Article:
On the other hand, if the list still has more than one binary string, we `partition` the `inputs` based on whether the `column` we are looking at is a 1 or not. The resulting `Pair<List<String>, List<String>` will have all of the elements with 1 in the desired column in the `first` value, and everything else (0 valued columns) in the `second` column. We decide which one to keep via some handy extension functions (see below) and eventually reduce this `List<String>` down to a single `String` value, which we will return.

To make the code simpler, we’ll define some private extension functions:

``````// In Day03

private fun <T> Pair<List<T>,List<T>>.longest(): List<T> =
if(first.size >= second.size) first else second

private fun <T> Pair<List<T>,List<T>>.shortest(): List<T> =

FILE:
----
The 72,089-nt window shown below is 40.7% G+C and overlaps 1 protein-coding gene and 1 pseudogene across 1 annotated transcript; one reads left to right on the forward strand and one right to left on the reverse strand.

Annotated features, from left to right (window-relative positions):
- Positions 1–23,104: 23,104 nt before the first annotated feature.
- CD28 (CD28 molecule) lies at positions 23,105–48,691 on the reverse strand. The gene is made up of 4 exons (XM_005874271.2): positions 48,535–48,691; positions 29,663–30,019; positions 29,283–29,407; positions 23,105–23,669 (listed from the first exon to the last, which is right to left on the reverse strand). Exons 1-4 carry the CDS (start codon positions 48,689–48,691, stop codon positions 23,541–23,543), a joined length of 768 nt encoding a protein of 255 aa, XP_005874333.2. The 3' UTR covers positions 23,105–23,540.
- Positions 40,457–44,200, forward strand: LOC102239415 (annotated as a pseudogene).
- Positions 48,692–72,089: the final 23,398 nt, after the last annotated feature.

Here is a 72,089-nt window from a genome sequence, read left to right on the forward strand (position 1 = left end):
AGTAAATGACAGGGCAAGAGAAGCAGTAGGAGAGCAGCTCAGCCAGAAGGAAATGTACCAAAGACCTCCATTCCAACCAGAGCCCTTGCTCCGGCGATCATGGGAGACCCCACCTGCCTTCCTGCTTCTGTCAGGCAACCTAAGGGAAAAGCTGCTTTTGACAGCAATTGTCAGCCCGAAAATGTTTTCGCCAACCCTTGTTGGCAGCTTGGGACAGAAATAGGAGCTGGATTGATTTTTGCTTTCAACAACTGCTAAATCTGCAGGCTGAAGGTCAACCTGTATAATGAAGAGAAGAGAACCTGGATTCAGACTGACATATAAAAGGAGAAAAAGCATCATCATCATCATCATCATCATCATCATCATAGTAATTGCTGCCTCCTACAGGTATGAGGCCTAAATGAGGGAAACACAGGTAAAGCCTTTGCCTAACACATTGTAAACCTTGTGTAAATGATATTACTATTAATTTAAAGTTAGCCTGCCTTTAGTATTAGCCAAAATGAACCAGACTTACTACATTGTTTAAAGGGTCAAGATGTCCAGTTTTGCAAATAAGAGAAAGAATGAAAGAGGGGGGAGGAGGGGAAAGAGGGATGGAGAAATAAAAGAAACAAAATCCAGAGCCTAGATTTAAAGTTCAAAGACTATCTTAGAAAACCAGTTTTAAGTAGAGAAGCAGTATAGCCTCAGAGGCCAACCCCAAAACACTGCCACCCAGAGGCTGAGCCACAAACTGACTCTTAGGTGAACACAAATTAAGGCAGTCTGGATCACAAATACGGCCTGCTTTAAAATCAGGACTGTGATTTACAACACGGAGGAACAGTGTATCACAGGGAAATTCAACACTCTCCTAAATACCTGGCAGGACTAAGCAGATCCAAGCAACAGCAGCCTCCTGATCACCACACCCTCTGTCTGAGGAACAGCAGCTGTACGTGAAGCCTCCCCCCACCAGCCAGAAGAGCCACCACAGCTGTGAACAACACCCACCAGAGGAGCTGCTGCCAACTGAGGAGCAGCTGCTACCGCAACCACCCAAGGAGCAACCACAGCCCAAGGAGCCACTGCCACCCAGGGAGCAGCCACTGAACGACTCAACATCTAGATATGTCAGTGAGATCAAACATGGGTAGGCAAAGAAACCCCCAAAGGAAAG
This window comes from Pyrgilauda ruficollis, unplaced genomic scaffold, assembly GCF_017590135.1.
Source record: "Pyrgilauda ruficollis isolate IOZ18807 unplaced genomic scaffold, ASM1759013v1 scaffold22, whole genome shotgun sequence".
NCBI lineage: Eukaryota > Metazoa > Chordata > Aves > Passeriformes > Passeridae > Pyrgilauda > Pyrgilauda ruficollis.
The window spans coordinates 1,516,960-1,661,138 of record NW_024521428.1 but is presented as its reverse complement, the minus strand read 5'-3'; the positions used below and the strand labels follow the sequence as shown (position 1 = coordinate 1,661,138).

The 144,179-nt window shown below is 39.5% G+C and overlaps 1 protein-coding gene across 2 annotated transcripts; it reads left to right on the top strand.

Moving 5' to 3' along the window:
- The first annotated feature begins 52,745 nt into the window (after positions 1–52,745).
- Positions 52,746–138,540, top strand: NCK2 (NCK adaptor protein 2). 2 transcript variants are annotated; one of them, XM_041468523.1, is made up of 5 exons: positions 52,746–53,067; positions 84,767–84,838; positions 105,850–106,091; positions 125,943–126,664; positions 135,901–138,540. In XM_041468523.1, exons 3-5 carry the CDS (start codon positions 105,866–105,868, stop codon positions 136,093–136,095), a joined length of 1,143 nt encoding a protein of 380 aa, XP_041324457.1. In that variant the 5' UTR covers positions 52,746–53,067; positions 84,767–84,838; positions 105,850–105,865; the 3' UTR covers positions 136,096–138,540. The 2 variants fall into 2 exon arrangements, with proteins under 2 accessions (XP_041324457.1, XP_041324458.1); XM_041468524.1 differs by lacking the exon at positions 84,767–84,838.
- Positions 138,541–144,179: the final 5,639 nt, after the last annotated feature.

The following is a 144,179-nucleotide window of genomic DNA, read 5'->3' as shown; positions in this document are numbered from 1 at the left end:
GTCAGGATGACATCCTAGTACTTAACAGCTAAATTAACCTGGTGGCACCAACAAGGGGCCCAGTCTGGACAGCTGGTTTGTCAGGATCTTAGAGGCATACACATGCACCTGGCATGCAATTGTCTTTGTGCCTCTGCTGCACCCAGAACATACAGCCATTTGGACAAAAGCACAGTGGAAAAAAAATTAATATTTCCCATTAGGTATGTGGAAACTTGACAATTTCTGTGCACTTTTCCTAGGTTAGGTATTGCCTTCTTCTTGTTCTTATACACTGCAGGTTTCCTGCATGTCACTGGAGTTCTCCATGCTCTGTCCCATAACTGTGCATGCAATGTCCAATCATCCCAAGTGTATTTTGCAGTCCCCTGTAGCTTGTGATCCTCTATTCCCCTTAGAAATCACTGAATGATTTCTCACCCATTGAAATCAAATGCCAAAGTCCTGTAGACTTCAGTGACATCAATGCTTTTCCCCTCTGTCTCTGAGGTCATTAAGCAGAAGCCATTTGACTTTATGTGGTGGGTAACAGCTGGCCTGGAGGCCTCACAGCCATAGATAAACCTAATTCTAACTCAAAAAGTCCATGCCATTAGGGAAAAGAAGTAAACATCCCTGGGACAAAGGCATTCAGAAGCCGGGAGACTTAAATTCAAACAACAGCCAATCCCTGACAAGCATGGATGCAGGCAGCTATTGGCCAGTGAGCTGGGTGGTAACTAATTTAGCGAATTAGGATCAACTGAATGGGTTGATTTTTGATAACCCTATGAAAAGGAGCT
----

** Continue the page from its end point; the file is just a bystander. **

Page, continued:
if(first.size < second.size) first else second
``````

The `longest` function, you’ll see compares via greater-than-or-equal-to (>=) as opposed to greater-than. This is where the 1-biased part comes in that I warned you about earlier. This is very easy to overlook, so don’t feel bad if this tripped you up! The `shortest` function can be written as the opposite of `longest` but without having to account for the 1-bias.

And now we can solve part 2:

``````// In Day03

fun solvePart2(): Int =
input.bitwiseFilter(true).toInt(2) * input.bitwiseFilter(false).toInt(2)
``````

Note that we call `bitwiseFilter` twice - once to keep the most common values and again to keep the least common values. Then we use `toInt(2)` to convert the resulting binary strings to decimal.

Star earned!